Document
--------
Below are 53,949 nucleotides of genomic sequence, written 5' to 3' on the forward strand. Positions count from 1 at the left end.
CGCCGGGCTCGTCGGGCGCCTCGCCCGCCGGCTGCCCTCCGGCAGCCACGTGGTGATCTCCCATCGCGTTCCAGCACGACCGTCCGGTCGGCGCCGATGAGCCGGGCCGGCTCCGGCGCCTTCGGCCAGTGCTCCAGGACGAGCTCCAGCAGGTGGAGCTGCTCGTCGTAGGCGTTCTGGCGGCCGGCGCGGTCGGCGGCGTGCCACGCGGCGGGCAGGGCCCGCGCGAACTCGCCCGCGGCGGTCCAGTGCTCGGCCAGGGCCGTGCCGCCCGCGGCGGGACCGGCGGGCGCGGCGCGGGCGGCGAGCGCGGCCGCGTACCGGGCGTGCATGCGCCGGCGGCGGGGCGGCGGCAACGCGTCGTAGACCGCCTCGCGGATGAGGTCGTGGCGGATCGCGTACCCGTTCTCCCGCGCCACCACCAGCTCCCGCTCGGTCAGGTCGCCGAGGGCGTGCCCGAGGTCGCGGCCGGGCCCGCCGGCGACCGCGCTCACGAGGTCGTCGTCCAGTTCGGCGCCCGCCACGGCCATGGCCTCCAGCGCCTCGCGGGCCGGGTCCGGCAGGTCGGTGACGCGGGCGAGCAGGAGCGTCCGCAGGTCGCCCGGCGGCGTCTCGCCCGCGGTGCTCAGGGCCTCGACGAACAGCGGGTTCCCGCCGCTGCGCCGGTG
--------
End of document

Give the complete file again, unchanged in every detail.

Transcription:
Below are 53,949 nucleotides of genomic sequence, written 5' to 3' on the forward strand. Positions count from 1 at the left end.
CGCCGGGCTCGTCGGGCGCCTCGCCCGCCGGCTGCCCTCCGGCAGCCACGTGGTGATCTCCCATCGCGTTCCAGCACGACCGTCCGGTCGGCGCCGATGAGCCGGGCCGGCTCCGGCGCCTTCGGCCAGTGCTCCAGGACGAGCTCCAGCAGGTGGAGCTGCTCGTCGTAGGCGTTCTGGCGGCCGGCGCGGTCGGCGGCGTGCCACGCGGCGGGCAGGGCCCGCGCGAACTCGCCCGCGGCGGTCCAGTGCTCGGCCAGGGCCGTGCCGCCCGCGGCGGGACCGGCGGGCGCGGCGCGGGCGGCGAGCGCGGCCGCGTACCGGGCGTGCATGCGCCGGCGGCGGGGCGGCGGCAACGCGTCGTAGACCGCCTCGCGGATGAGGTCGTGGCGGATCGCGTACCCGTTCTCCCGCGCCACCACCAGCTCCCGCTCGGTCAGGTCGCCGAGGGCGTGCCCGAGGTCGCGGCCGGGCCCGCCGGCGACCGCGCTCACGAGGTCGTCGTCCAGTTCGGCGCCCGCCACGGCCATGGCCTCCAGCGCCTCGCGGGCCGGGTCCGGCAGGTCGGTGACGCGGGCGAGCAGGAGCGTCCGCAGGTCGCCCGGCGGCGTCTCGCCCGCGGTGCTCAGGGCCTCGACGAACAGCGGGTTCCCGCCGCTGCGCCGGTG